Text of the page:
Leading embryologist backs call for ‘fairer’ IVF funding on NHS

Head embryologist Rachel Cutting
Head embryologist Rachel Cutting
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One of the country’s leading IVF pioneers has backed calls for “fairer” access to treatment and support, warning of the impact on society of families struggling to conceive.

Rachel Cutting MBE, who helped drive a groundbreaking project changing IVF delivery nationwide, says the long term cost of an access lottery will be far greater than equitable provision.

It comes after a special report by The Yorkshire Post looked in depth at the picture across the region, with just two Clinical Commissioning Groups (CCGs) offering the ‘gold standard’ of provision on the NHS.

The mental toll on families who are unable to have children, Ms Cutting warns, alongside the impact on society, is far greater than the funding cost.

“Access should be fair, it should be equitable,” she said. “It’s often called a postcode lottery - it depends on where you live as to whether you meet the criteria for funding.

“But not being able to have children is classified as a medical disease. It’s not a social issue.

“There should be a lot fairer funding on this. It’s a huge cost to the NHS.”

Ms Cutting, principle embryologist at Jessop Fertility which works with Sheffield Teaching Hospital NHS Foundation Trust, has helped to ensure the births of around 4,000 babies and was awarded an MBE for services to fertility three years ago.

She helped drive a project to reduce multiple birth rates, ensuring greater safety for newborns and their mothers who can be placed at risk with twins or triplets.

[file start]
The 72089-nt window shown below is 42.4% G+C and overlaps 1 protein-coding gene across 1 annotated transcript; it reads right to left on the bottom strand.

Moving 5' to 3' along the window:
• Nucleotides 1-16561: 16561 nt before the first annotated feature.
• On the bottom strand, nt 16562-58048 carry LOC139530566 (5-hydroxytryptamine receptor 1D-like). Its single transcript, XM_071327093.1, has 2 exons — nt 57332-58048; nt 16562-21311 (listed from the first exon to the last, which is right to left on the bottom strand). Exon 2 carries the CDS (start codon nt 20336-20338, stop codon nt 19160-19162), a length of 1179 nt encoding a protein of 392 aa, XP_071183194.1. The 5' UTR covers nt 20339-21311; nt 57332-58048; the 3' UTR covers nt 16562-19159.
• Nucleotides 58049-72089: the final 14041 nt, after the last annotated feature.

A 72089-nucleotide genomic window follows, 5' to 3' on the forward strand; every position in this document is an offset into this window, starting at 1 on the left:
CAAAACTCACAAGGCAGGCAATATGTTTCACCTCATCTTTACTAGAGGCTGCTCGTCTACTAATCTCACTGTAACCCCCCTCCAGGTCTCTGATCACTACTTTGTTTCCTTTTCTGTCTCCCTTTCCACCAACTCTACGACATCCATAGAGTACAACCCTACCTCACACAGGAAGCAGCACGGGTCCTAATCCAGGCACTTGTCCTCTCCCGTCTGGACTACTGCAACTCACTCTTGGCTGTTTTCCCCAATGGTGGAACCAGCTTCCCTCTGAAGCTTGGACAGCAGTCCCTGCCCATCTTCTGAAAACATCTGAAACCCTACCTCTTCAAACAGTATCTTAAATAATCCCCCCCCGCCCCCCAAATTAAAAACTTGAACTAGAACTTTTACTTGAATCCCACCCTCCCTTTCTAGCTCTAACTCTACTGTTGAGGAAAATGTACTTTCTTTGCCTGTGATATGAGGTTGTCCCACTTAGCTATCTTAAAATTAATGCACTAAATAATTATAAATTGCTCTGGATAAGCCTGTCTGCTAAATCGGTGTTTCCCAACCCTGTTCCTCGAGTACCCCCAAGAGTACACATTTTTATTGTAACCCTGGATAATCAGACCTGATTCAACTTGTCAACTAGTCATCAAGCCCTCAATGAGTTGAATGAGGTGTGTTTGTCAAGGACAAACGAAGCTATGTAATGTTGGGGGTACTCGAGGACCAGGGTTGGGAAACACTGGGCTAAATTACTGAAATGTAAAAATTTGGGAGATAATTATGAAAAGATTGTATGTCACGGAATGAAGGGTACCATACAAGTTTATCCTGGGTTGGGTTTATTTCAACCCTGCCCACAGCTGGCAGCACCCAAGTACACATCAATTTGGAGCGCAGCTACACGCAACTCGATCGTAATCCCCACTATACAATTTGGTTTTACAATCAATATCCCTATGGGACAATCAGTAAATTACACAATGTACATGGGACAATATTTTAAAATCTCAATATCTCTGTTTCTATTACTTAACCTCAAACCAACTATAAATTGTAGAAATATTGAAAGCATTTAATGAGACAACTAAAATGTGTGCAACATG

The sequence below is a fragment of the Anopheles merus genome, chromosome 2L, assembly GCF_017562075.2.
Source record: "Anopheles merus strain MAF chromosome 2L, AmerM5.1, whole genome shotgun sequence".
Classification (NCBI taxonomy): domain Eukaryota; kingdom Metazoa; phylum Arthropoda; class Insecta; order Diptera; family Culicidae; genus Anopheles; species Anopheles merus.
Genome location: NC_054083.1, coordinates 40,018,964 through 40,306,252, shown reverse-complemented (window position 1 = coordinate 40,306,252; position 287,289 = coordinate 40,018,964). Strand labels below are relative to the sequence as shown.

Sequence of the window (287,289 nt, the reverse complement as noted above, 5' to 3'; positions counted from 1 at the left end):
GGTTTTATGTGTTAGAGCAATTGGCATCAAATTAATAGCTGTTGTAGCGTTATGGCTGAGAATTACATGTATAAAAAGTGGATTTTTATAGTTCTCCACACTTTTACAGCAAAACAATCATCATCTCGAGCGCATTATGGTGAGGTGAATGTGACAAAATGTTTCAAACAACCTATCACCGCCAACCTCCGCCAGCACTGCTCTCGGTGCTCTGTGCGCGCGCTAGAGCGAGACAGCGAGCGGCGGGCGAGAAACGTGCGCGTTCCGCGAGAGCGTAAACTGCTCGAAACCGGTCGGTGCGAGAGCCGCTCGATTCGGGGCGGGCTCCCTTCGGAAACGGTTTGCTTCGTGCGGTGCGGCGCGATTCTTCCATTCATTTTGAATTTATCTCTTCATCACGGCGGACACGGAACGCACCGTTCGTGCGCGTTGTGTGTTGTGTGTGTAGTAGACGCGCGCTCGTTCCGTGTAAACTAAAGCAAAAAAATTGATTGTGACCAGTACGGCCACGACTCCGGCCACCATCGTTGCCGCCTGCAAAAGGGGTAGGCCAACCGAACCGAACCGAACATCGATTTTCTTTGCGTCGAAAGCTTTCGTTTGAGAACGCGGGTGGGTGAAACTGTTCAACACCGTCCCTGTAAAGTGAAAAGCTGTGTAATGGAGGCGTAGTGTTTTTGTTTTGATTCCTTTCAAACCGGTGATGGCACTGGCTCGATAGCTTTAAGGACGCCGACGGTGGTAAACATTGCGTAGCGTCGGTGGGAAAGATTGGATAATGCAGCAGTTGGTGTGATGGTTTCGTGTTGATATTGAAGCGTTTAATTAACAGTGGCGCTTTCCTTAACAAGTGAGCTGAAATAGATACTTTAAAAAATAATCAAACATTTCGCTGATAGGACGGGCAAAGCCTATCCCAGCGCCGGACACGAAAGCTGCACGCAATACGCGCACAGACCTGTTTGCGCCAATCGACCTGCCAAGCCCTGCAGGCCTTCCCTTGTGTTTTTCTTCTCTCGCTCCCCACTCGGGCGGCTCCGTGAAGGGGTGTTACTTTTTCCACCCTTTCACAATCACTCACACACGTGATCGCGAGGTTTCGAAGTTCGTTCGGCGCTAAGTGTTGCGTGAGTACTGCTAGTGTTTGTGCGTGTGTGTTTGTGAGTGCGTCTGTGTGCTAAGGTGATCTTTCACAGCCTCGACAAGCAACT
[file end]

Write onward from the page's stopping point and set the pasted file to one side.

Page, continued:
There have been huge advances in technology, she says, since the birth of the first ever IVF baby Louise Brown 40 years ago last week, and the success rates are now far higher.

“They say there’s now an IVF baby in every class of school children,” she said. “Whenever I ask, at every school I go to, there is always one that puts their hands up and say ‘me’.

“I don’t think anyone can totally understand the heartbreak of not being able to have a child unless they have been in that situation. It feels like a tremendous failure. We can give that hope, and if it doesn’t work at least we gave them the chance.”

Her comments come after a report from The Yorkshire Post, looking at the experiences of five families across the region, saw charities call for equal access to all, regardless of where they live.

NHS England, stressing that expanding treatment options mean more people than ever are successfully starting a family, said: “In reality the NHS has never been able to offer all of the IVF that people might want. Nonetheless, there were over 20,000 babies born using IVF in the UK in 2016 with the number of cycles funded by the NHs remaining consistent.”

But Ms Cutting, who works closely with families that are affected, says funding for such services should be a “mainstay” of the NHS.

“We don’t just create life, we create families,” she said. “It’s an incredibly emotional journey for patients.

“It can be very draining, and upsetting, but when it works it gives that couple, who wouldn’t otherwise be able to, the chance to conceive.

“We’ve got to keep pushing success rates and emerging technologies forward so we can keep on making the breakthroughs.

“It makes a huge difference. When you see patients come through, there’s hope there but there’s heartbreak. The difference, when they get those positive test results, is huge.”